Missouri Stadium Funding Plan Is Bad Policy, Possibly Illegal
In a quest to build a new riverfront stadium to keep the Rams in Saint Louis, some state and local leaders are trying their very hardest to make sure that virtually no one has a vote on the matter. At the state level, the governor plans to issue new debt without any legislative approval. At the local level, the St. Louis Regional Convention and Sports Complex Authority (RSA), which owns the dome, wants to extend city bonds without a public vote. They have sued to overturn an ordinance requiring such a vote.
We’ve already discussed the RSA’s unconvincing arguments against the ordinance requiring a public vote in the city. Summing up the matter:
The lawsuit’s proponents argue that the city’s ordinance is broad and vague, prevents the city from participating in planning and site preparation, and contradicts state statutes. In fact, the ordinance is doing precisely what it is designed to do: prevent the city from using every trick in the book to fund a new stadium without a vote.
At the state level, a group of legislators have sued to prevent the governor from unilaterally extending bonds. They essentially argue that the bonds in question were passed with the express purpose of funding the Edward Jones Dome, not a riverfront stadium. Whatever the courts decide on the issue, a reading of the original statutes certainly makes it seem like they have a case.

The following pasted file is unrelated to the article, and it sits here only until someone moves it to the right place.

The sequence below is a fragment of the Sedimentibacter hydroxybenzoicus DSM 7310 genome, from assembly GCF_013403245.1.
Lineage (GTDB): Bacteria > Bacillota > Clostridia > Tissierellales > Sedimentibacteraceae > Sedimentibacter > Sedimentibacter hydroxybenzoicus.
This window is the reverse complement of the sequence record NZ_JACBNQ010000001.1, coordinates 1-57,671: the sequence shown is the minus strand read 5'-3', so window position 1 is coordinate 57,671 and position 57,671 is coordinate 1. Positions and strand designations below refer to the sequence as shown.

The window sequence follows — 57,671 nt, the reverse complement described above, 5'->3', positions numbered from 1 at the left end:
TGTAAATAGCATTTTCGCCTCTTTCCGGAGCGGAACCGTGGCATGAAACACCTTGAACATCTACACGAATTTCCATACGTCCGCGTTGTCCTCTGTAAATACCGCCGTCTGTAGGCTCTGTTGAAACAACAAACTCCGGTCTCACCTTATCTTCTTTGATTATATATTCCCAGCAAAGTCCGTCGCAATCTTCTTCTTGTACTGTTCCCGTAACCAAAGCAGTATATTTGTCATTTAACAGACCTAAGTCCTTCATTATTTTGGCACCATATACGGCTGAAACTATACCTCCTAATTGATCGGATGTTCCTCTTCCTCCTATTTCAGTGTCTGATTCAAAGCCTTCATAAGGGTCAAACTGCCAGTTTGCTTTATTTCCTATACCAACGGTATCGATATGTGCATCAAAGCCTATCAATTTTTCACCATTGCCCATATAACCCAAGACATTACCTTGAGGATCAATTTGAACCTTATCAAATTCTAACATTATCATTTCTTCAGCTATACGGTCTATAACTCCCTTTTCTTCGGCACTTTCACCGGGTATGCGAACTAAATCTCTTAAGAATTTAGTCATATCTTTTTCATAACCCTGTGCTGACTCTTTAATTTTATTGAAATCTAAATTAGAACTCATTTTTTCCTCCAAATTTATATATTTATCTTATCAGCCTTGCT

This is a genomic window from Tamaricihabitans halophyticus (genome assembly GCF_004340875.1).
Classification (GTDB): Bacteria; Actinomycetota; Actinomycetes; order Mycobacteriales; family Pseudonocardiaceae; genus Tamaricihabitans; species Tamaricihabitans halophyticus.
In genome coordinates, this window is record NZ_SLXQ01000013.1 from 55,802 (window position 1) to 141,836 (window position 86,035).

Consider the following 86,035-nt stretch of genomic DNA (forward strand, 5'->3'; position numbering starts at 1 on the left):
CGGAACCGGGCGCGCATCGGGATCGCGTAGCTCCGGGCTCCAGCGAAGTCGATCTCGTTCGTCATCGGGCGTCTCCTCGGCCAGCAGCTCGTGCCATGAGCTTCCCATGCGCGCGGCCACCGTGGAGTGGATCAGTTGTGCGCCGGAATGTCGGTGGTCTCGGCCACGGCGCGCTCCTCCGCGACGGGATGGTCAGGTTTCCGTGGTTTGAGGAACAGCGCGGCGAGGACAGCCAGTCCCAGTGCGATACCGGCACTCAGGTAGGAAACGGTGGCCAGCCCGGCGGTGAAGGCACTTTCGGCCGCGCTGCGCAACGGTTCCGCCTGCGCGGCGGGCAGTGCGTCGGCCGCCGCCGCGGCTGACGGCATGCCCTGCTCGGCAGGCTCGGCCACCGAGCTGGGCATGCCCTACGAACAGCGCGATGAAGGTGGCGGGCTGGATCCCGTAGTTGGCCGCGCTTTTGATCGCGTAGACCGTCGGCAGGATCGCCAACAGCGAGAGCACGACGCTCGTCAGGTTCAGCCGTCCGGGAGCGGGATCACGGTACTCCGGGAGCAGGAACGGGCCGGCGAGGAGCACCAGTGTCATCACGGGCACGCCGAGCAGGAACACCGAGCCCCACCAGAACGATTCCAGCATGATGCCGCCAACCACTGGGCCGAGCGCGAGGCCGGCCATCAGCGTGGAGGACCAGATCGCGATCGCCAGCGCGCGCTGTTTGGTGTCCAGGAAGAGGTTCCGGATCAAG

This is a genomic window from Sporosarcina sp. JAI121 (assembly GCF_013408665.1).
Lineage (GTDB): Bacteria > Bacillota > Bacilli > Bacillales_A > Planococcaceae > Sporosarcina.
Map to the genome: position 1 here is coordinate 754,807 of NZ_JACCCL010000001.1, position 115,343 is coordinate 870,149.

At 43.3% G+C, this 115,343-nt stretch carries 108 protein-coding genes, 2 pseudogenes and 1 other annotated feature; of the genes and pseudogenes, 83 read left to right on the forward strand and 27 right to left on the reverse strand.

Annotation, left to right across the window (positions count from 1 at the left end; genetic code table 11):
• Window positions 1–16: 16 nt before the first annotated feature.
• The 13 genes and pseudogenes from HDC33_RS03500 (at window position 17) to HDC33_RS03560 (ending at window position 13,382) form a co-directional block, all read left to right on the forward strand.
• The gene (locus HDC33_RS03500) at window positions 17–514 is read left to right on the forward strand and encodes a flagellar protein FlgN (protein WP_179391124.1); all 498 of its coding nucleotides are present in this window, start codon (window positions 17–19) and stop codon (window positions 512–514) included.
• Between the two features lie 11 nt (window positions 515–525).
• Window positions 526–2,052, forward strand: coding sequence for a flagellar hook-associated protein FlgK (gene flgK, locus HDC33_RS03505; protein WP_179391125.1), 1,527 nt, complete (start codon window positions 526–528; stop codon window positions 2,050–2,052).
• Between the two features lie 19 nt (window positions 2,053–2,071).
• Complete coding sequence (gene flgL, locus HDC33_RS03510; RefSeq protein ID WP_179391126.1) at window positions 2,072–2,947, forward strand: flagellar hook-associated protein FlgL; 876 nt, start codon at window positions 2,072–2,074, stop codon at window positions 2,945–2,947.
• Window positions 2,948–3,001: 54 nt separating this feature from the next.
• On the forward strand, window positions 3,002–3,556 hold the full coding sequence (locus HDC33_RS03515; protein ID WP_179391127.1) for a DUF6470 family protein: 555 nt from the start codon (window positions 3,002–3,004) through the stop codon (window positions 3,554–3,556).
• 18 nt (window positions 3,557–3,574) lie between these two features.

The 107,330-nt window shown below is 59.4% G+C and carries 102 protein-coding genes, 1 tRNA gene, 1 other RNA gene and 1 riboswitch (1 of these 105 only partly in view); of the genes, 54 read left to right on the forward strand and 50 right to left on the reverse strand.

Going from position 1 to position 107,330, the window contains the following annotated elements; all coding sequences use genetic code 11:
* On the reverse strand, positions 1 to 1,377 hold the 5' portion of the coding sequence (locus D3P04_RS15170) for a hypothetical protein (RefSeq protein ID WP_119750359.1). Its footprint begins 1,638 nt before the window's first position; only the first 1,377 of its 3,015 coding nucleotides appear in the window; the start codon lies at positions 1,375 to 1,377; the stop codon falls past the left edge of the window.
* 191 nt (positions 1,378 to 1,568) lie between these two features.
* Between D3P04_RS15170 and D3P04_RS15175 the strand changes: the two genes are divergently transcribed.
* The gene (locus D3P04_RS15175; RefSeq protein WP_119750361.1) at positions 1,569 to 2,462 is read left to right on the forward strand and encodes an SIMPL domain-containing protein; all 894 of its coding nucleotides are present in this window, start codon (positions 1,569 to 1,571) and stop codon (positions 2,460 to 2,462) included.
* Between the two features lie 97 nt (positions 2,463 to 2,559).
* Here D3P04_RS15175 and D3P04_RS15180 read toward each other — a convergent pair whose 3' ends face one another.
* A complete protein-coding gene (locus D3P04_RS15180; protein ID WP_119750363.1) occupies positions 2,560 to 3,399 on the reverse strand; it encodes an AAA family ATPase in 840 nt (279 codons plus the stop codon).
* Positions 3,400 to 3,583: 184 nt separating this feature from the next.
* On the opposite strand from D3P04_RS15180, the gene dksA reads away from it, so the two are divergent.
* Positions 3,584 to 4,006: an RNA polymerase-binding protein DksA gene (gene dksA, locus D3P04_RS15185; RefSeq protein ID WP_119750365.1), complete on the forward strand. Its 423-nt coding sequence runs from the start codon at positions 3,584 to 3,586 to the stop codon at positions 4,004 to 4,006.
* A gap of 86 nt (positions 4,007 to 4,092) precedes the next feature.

Stadium proponents argue that the failure of the state legislature to pass a clarifying law in the last session means this suit is without merit. That argument makes little sense; existing laws do not lose effect when more specific guidelines fail to pass. But stadium proponents go further, impugning the motives of the legislators who filed the suit, essentially claiming they did not care about Saint Louis. Gov. Nixon publicly joked that they hatched the plan at a Chiefs game. And of course, the stadium backers continue to argue what a boon a new stadium will be to Saint Louis. In doing so, they contradict nearly every economist who has ever studied stadium subsidies.
Whatever position one takes on the plan, spending $400 million of public money on an NFL stadium is certainly controversial. It seems only right that Saint Louisans should get to vote on the spending of the money, as they were promised. It seems only right that the legislature should have to approve more state spending. As to those who are willing to circumvent any democratic roadblock to keep the Rams, perhaps one senator put it best when he said:
What I’m amazed at is that people’s passion for football exceeds their passion for our constitutional form of government and the rule of law. And how they would place their desire to root for their football team above their desire to have government function properly.